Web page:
Skip to main content
!
Phase III+: The University is open for expanded research operations; only authorized personnel will be admitted on campus. More info here.
!
Phase III+: The University is open for expanded research operations; only authorized personnel will be admitted on campus. More info here.
!
Phase III+: The University is open for expanded research operations; only authorized personnel will be admitted on campus. More info here.

All cells make RNA with a complex molecular machine, the DNA-dependent RNA polymerase. Our group determines three-dimensional structures of RNA polymerase and associated proteins in order to explore the mechanism and regulation of bacterial transcription. This work has implications for understanding how gene expression is controlled in many organisms. The structure and function of the SARS-CoV-2 RNA synthesis machinery is also under study.

Our diverse and collaborative laboratory, co-directed by Dr. Darst and Research Associate Professor Dr. Elizabeth Campbell, studies RNA synthesis in bacteria and in SARS-CoV-2.

Bacterial Transcription Cycle

In its simplest bacterial form, the DNA-dependent RNA polymerase (RNAP) comprises four subunits with a total molecular mass of approximately 400 kDa. We focus on highly characterized prokaryotic RNAPs, which share basic structure and catalytic function with more complex archaeal and eukaryotic enzymes.

Through the study of prokaryotes, scientists have elucidated the basic steps of the transcription cycle: initiation, elongation, and termination. We use a combination of approaches to understand the structure, function, and regulation of the entire bacterial transcription cycle. Cryo-electron microscopy and other approaches are implemented to investigate how these complexes are regulated by extrinsic regulators, and how they interconvert through transient intermediates involving large conformational changes in the nucleic acids, RNAP, or both.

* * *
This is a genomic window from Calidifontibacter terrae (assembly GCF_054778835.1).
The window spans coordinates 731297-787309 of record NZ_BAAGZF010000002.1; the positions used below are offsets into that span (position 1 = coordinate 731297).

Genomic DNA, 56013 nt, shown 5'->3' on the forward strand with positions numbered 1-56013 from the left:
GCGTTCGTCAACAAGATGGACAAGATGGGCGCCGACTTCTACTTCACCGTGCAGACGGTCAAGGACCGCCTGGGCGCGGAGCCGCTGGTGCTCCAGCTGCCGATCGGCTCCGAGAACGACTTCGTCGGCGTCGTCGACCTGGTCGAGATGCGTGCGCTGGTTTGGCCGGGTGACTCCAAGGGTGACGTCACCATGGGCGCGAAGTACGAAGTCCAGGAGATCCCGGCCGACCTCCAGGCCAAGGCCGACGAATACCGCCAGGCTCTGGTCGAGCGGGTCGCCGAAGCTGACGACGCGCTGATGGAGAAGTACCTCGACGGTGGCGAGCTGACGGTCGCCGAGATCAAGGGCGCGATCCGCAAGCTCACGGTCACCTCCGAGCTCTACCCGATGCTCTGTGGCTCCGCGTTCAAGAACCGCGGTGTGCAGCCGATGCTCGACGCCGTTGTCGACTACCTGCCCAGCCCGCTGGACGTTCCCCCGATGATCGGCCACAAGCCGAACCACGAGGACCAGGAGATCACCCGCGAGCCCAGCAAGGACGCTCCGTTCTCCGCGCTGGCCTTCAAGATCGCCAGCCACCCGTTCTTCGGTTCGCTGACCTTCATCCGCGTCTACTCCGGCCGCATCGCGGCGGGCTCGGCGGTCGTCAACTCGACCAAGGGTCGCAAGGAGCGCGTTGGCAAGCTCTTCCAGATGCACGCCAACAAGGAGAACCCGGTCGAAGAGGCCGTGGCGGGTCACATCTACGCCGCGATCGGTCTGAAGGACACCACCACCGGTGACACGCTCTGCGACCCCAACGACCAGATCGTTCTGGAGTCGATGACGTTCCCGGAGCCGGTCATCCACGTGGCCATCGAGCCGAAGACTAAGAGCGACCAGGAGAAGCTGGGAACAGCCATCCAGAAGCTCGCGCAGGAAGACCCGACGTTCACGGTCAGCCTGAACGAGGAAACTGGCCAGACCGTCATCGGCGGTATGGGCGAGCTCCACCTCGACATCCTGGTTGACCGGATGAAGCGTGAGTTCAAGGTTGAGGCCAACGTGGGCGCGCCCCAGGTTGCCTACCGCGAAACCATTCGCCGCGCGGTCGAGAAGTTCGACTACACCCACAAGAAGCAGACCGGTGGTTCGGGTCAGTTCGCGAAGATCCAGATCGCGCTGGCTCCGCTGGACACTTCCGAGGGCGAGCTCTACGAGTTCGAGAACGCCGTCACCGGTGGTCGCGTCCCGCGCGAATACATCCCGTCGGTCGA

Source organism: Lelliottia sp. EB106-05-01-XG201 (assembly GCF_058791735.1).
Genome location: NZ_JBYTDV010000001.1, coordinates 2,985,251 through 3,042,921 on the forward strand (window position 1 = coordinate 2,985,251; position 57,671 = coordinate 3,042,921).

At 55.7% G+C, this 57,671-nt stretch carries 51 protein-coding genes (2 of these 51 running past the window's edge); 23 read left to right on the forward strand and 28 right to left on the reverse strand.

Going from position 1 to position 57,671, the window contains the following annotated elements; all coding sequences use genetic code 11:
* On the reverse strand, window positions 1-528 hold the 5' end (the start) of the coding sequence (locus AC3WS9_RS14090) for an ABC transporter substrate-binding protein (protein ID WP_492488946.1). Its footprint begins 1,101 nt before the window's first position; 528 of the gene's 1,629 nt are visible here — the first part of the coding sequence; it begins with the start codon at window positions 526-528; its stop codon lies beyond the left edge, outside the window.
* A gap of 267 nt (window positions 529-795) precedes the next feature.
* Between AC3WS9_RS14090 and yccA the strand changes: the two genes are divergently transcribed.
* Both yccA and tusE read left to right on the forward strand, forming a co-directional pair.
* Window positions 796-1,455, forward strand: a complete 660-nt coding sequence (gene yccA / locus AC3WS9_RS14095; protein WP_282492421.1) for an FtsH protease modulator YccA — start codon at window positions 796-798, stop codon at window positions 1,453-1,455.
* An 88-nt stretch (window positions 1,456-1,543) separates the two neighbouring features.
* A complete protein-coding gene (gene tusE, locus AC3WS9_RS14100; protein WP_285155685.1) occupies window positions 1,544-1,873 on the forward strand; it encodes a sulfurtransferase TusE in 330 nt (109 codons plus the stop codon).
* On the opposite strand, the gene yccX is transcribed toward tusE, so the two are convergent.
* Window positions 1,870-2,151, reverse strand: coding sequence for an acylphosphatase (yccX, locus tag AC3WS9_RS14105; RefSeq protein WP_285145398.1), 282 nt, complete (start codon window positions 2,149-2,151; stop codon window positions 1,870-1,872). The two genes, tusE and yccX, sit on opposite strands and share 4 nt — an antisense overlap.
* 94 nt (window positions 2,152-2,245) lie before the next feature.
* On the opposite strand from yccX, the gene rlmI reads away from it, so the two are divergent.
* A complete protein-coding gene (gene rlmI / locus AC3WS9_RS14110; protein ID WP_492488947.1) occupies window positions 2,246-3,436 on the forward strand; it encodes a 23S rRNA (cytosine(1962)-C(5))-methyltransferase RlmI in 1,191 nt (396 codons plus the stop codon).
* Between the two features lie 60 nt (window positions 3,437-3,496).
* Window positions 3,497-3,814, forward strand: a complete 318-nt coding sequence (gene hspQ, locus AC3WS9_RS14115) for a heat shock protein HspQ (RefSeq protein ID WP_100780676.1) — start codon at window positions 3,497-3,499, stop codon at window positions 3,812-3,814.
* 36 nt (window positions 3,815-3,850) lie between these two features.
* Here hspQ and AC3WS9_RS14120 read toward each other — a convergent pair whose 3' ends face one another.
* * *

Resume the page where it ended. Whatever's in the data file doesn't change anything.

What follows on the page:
The lab seeks a detailed structural and functional understanding of the entire transcription cycle—knowledge that will be essential to explain the fundamental control of gene expression and to target RNAP with small-molecule antibiotics. More fundamentally, we pursue a complete understanding of how the cycle is driven by a complex molecular machine that uses binding and chemical energy to effect conformational changes—and how this process is modulated by regulators.

A related research program in the laboratory, led by Campbell, seeks to understand the transcription cycle of pathogenic bacteria, including Mycobacterium tuberculosis and Clostridioides difficile, to aid in the development of new antibiotics.

SARS-CoV-2 RNA synthesis

SARS-CoV-2 is the causative agent of the current COVID-19 pandemic. The SARS-CoV-2 genome is replicated and transcribed by the RNA-dependent RNA polymerase holoenzyme in a replication-transcription complex (RTC), which is the target for antivirals such as remdesivir (Rdv). In addition to its essential replication-transcription activity, nsp12 contains an N-terminal domain unique to nidoviruses, the NiRAN domain, which plays an essential role in RNA capping and possibly other roles. The holo-RdRp is thought to coordinate with a cast of co-factors to carry out its function. Some of these factors, such as the nsp13 helicase and the nsp10/nsp14 proofreading assembly, are also essential for viral replication and are antiviral targets.

Campbell and Darst are studying the structural architecture of the SARS-CoV-2 RTC and its associated factors, knowledge that could help in the design of novel treatments for COVID-19.

Darst is a faculty member in the David Rockefeller Graduate Program, the Tri-Institutional M.D.-Ph.D. Program, and the Tri-Institutional Ph.D. Program in Chemical Biology.